Researchers at the Stanford University School of Medicine have identified a group of proteins that are mutated in about one-fifth of all human cancers. This finding suggests that the proteins, which are members of a protein complex that affects how DNA is packaged in cells, normally work to suppress the development of tumors in many types of tissues. The broad reach of the effect of mutations in the complex, called BAF, rivals that of another well-known tumor suppressor called p53. It also furthers a growing notion that these so-called chromatin-regulatory complexes may function as much more than mere cellular housekeepers. "Although we knew that this complex was likely to play a role in preventing cancer, we didn't realize how extensive it would be," said postdoctoral scholar Cigall Kadoch, Ph.D. "It's often been thought that these complexes play supportive, maintenance-like roles in the cell. But this is really changing now." Dr. Kadoch shares lead authorship of the study with postdoctoral scholar Diana Hargreaves, Ph.D. Gerald Crabtree, M.D., professor of developmental biology and of pathology, is the senior author of the study, which was published online on May 5, 2013 in Nature Genetics. Chromatin-regulatory complexes work to keep DNA tightly condensed, while also granting temporary access to certain portions for replication or to allow the expression of genes necessary for the growth or function of the cell. Members of Dr. Crabtree's laboratory have been interested in BAF complexes and their function for many years. Recently, they reported in the journal Nature that switching subunits within these complexes can convert human fibroblasts to neurons, which points to their instructive role in development and, possibly, cancer.

Why Dense Breasts Predispose to Metastasis in Breast Cancer

Researchers at Washington University School of Medicine in St. Louis have discovered why breast cancer patients with dense breasts are more likely than others to develop aggressive tumors that spread. The finding opens the door to drug treatments that may prevent metastasis. It has long been known that women with denser breasts are at higher risk for breast cancer. This greater density is caused by an excess of a structural protein called collagen. "We have shown how increased collagen in the breasts could increase the chances of breast tumors spreading and becoming more invasive," says Gregory D. Longmore, M.D., professor of medicine. "It doesn't explain why women with dense breasts get cancer in the first place. But once they do, the pathway that we describe is relevant in causing their cancers to be more aggressive and more likely to spread." The results were published online on May 5, 2013 in Nature Cell Biology. Working in mouse models of breast cancer and with breast tumor samples from patients, Dr. Longmore and his colleagues showed that a protein that sits on the surface of tumor cells, called DDR2, binds to collagen and activates a multi-step pathway that encourages tumor cells to spread. "We had no idea DDR2 would do this," says Dr. Longmore, also professor of cell biology and physiology. "The functions of DDR2 are not well understood, and it has not been implicated in cancer -- and certainly not in breast cancer -- until now.” At the opposite end of the chain of events initiated by DDR2 is a protein called SNAIL1, which has long been associated with breast cancer metastasis. Dr. Longmore and his colleagues found that DDR2 is one factor helping to maintain high levels of SNAIL1 inside a tumor cell's nucleus, a necessary state for a tumor cell to spread.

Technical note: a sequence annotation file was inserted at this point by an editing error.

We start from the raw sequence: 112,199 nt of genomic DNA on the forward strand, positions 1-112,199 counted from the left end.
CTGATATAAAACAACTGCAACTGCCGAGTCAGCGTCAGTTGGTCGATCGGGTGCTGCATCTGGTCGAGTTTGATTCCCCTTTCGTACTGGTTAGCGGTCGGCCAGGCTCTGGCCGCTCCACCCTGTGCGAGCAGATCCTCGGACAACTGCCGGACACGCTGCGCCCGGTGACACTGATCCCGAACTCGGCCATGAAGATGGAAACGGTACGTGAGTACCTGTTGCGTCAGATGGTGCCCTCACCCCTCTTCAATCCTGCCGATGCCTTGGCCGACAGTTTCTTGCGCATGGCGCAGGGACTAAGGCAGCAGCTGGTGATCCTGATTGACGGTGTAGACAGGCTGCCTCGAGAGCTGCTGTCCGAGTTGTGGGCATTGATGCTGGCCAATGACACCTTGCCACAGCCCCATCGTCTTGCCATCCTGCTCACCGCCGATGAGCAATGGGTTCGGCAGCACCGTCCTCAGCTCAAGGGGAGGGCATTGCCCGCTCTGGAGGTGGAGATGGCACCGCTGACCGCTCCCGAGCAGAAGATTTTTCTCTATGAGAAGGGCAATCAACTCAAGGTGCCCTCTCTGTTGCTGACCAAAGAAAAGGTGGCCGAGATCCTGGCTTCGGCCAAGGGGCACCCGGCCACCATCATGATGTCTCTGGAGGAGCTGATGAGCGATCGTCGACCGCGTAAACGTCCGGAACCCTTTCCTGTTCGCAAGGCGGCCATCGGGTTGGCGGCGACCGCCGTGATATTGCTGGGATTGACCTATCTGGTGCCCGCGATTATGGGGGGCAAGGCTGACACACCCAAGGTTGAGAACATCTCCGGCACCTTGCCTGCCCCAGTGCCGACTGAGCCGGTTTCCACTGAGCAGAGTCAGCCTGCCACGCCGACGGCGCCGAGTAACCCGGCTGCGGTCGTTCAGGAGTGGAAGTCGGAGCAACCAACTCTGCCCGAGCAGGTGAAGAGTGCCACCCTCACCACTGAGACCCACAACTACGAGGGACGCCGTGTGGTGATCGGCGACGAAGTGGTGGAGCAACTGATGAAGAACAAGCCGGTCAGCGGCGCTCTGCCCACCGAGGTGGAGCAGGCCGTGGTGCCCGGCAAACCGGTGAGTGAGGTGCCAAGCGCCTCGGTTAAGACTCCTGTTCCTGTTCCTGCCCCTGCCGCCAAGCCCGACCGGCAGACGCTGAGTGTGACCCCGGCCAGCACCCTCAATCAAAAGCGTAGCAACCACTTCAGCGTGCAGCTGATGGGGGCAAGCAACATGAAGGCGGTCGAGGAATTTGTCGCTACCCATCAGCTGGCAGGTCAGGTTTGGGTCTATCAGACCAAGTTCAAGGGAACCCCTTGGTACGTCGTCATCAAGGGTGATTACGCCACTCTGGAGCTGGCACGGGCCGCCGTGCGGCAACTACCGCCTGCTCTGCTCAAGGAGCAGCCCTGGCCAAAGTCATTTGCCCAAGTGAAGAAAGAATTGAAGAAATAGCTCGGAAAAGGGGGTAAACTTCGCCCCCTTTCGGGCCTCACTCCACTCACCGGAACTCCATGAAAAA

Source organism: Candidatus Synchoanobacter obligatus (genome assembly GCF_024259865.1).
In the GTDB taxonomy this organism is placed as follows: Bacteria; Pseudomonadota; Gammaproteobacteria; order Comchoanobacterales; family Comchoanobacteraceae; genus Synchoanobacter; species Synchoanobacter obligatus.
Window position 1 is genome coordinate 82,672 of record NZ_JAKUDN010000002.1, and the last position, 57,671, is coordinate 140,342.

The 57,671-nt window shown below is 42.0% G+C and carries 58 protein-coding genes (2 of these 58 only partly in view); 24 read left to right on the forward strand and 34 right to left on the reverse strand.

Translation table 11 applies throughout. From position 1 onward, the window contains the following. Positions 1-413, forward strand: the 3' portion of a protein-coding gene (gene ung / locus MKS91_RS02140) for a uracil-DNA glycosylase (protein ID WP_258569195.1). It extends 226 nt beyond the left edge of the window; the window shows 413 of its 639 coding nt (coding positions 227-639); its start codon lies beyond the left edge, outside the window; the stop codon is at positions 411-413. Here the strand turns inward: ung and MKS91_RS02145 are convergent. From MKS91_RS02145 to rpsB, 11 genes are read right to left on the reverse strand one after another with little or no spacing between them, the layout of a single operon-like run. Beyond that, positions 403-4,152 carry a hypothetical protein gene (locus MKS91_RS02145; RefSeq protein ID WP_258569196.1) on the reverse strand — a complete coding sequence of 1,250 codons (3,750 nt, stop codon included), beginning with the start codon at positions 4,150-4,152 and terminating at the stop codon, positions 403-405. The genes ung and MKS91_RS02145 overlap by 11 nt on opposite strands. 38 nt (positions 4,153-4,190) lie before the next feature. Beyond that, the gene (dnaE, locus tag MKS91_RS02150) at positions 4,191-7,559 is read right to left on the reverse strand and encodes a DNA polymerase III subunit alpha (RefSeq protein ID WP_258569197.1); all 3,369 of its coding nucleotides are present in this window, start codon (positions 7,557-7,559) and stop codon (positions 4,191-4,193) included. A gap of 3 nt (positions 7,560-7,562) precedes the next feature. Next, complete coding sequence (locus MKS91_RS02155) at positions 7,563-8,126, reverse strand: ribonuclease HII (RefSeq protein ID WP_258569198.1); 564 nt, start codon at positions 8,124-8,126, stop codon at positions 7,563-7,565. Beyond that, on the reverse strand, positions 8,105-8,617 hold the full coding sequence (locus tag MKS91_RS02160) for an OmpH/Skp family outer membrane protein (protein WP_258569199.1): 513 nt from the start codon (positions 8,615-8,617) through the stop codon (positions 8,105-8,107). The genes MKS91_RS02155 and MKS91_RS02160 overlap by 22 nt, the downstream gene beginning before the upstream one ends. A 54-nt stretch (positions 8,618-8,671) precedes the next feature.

Epileptic Seizures Halted in Mouse Model

University of California San Francisco (UCSF) cell therapy raises hope for severe human forms of epilepsy. UCSF scientists controlled seizures in epileptic mice with a one-time transplantation of medial ganglionic eminence (MGE) cells, which inhibit signaling in overactive nerve circuits, into the hippocampus, a brain region associated with seizures, as well as with learning and memory. Other researchers had previously used different cell types in rodent cell transplantation experiments and failed to stop seizures. Cell therapy has become an active focus of epilepsy research, in part because current medications, even when effective, only control symptoms and not underlying causes of the disease, according to Scott C. Baraban, Ph.D., who holds the William K. Bowes Jr. Endowed Chair in Neuroscience Research at UCSF and led the new study. In many types of epilepsy, he said, current drugs have no therapeutic value at all. "Our results are an encouraging step toward using inhibitory neurons for cell transplantation in adults with severe forms of epilepsy," Dr. Baraban said. "This procedure offers the possibility of controlling seizures and rescuing cognitive deficits in these patients." The findings, which are the first ever to report stopping seizures in mouse models of adult human epilepsy, were published online on May 5, 2013 in Nature Neuroscience. During epileptic seizures, extreme muscle contractions and, often, a loss of consciousness can cause seizure sufferers to lose control, fall, and sometimes be seriously injured. The unseen malfunction behind these effects is the abnormal firing of many excitatory nerve cells in the brain at the same time.